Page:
There has been a lot of discussion at the Leveson Inquiry about the desirability of having a much clearer distinction in our print media between what is news and what is comment. Lord O'Donnell, Alastair Campbell and Andrew Marr have all given their thoughts on this over the past few days and I hear it's already standard practice in America for such a distinction to be made.
The capital city's four million women residents are more likely to live in poverty, experience a wider pay gap, and are less likely to work once they have children than women living elsewhere. In fact, London has the lowest level of maternal employment in the country: just over half of the city's mothers with dependent children work - compared to almost two thirds across the UK.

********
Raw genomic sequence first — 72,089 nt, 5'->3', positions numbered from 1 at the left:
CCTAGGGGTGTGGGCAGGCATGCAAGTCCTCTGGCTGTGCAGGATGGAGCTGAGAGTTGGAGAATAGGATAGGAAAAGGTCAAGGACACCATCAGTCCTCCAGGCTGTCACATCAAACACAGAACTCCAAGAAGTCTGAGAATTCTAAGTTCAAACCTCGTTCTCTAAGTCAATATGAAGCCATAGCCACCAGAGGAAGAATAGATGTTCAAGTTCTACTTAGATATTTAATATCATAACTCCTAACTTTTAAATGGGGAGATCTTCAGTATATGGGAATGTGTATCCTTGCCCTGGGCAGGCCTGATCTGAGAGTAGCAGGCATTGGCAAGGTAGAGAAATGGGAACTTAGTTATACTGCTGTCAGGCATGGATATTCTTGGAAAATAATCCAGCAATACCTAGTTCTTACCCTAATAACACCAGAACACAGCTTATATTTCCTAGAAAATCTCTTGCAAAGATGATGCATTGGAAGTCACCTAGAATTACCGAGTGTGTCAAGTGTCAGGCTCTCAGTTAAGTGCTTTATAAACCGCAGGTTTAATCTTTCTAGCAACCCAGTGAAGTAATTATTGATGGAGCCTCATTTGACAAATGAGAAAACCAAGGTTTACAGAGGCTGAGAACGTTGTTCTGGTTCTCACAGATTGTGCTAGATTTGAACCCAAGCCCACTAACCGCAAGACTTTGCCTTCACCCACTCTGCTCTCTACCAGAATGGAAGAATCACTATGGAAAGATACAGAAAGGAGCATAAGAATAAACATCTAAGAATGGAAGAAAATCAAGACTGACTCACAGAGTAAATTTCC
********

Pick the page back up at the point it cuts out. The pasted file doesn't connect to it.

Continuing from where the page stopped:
Having spent the last 16 weeks on the campaign trail where I have watched the dominant BorKen show up close, I'm more sure than ever that we need new voices in UK politics and much more diversity of public leaders. We need politicians who are in touch, more willing to listen, less egotistical and not stifled by inflexible party lines. We need more women, more ethnic minorities and more people with different life and professional experiences. I hope that many of you choose to give your first vote to me.
I have to admit that I may have developed a bit of a blogging habit, one which allows me to let off steam, set out my stall and highlight the errors of others, all from the comfort and safety of my own front room. It's all rather satisfying and therapeutic, but I do want to put my new addiction to best use.
To the powers that be at the BBC, ITV and other major broadcasters - there are more than two candidates in this year's mayoral election. Take a punt and give a fresh and - there, I've said it - female voice, a bit of airspace. Most people I meet nowadays ask me why I joined the mayoral race. It is simple